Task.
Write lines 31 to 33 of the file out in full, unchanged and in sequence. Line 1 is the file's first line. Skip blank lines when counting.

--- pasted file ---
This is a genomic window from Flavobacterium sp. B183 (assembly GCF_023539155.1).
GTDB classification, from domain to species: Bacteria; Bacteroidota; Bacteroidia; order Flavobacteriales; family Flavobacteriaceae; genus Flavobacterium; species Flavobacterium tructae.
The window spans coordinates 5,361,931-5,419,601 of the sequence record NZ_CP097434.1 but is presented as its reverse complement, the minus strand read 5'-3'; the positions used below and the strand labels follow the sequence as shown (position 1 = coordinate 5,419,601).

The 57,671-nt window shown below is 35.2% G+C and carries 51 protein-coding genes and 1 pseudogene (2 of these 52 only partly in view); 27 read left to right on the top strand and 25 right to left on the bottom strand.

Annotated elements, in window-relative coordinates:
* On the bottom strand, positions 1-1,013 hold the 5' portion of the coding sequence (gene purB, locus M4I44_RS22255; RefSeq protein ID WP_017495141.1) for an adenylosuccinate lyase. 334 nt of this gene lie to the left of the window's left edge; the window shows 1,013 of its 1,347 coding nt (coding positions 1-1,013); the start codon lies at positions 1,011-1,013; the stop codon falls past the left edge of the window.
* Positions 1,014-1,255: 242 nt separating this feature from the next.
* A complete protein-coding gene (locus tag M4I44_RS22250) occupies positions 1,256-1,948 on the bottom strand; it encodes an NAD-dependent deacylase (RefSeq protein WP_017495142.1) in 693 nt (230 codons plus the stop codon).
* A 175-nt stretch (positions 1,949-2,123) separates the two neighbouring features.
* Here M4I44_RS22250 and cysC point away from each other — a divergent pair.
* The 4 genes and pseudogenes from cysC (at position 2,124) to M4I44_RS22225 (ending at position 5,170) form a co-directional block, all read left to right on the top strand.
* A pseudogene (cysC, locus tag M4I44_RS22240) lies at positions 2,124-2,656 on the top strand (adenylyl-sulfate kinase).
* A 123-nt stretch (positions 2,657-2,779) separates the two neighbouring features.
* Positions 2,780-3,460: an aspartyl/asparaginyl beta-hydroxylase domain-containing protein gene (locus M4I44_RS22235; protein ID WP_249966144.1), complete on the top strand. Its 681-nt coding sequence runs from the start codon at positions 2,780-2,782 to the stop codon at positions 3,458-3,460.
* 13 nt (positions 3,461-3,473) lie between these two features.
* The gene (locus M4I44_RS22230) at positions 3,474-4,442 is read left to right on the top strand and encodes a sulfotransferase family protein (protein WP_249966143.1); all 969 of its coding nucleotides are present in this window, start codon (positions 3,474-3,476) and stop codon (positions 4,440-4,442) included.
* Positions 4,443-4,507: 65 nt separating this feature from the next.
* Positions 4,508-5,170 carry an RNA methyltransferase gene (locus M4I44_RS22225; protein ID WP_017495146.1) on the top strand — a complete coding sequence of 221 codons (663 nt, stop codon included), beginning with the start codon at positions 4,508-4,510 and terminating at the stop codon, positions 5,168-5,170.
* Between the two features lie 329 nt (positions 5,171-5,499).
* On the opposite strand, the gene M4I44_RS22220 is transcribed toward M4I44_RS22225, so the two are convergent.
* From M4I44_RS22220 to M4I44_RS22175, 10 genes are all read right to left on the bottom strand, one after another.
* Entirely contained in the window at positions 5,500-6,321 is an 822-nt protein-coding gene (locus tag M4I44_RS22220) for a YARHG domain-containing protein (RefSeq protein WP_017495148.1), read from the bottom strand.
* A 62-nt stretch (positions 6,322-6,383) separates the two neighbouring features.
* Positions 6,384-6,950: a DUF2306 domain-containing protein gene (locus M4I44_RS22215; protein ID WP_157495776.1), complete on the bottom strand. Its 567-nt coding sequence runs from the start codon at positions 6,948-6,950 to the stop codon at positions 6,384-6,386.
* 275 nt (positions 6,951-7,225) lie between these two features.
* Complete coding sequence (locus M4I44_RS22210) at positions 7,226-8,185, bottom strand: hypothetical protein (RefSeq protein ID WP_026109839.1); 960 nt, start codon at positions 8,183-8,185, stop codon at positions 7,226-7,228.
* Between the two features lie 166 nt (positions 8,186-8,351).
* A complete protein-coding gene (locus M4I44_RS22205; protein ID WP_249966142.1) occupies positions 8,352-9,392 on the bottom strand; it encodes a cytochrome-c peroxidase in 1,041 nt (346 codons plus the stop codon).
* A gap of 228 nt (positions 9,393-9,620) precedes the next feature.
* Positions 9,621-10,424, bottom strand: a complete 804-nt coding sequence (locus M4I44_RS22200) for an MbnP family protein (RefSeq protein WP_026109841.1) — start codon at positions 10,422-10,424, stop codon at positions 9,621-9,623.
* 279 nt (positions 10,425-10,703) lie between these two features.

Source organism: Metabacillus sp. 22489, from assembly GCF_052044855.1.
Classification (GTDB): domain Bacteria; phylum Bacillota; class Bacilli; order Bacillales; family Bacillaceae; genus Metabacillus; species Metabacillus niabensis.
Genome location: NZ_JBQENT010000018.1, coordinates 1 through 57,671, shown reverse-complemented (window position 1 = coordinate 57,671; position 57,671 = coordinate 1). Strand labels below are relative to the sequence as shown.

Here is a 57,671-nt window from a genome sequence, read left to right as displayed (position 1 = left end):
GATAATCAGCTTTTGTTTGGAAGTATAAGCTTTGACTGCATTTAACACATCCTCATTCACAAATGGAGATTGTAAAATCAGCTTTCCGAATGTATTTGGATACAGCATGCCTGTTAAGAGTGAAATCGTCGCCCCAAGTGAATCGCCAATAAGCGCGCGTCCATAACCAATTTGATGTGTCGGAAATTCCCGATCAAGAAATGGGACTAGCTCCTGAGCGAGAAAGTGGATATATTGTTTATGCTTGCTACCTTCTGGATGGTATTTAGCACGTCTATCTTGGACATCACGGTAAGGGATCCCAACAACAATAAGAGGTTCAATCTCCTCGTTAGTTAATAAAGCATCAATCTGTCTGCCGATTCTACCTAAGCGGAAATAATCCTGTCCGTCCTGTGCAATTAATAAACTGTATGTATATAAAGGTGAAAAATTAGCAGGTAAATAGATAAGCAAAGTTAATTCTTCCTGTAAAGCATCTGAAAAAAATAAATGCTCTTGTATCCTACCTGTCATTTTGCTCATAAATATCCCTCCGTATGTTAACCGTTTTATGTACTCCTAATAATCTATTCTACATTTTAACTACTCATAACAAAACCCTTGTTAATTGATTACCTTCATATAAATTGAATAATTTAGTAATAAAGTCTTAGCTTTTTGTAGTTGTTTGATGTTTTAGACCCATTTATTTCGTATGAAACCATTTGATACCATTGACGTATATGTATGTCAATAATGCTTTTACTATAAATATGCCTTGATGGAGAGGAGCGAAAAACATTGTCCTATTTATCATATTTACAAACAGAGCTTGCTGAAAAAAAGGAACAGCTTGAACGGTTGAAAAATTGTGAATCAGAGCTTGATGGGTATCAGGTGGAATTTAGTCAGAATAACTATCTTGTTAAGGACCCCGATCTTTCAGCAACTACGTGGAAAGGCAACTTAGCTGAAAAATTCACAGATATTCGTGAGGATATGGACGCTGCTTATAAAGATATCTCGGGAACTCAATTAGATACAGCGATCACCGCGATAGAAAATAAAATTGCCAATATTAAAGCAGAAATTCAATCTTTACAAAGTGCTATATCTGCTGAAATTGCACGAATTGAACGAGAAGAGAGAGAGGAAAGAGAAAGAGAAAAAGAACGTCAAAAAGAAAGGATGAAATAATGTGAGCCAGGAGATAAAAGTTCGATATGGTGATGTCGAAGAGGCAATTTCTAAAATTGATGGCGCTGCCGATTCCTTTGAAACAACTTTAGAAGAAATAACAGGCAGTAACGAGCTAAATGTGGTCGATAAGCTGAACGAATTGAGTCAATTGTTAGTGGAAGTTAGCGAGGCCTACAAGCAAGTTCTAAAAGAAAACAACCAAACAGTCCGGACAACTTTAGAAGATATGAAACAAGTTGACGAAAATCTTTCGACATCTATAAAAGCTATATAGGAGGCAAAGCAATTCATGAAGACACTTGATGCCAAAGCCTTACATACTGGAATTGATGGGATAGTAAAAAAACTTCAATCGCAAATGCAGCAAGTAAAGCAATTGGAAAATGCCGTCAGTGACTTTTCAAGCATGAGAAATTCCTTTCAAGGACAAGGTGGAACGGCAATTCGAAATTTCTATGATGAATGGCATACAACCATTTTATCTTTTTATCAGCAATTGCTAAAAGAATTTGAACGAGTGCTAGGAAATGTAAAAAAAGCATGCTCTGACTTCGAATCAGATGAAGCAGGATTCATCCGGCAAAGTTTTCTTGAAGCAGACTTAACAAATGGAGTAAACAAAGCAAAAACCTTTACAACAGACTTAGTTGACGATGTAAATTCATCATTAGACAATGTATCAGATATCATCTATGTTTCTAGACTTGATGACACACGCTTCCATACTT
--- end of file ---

* 279 nt (positions 10,425-10,703) lie between these two features.

Source organism: Metabacillus sp. 22489, from assembly GCF_052044855.1.
Classification (GTDB): domain Bacteria; phylum Bacillota; class Bacilli; order Bacillales; family Bacillaceae; genus Metabacillus; species Metabacillus niabensis.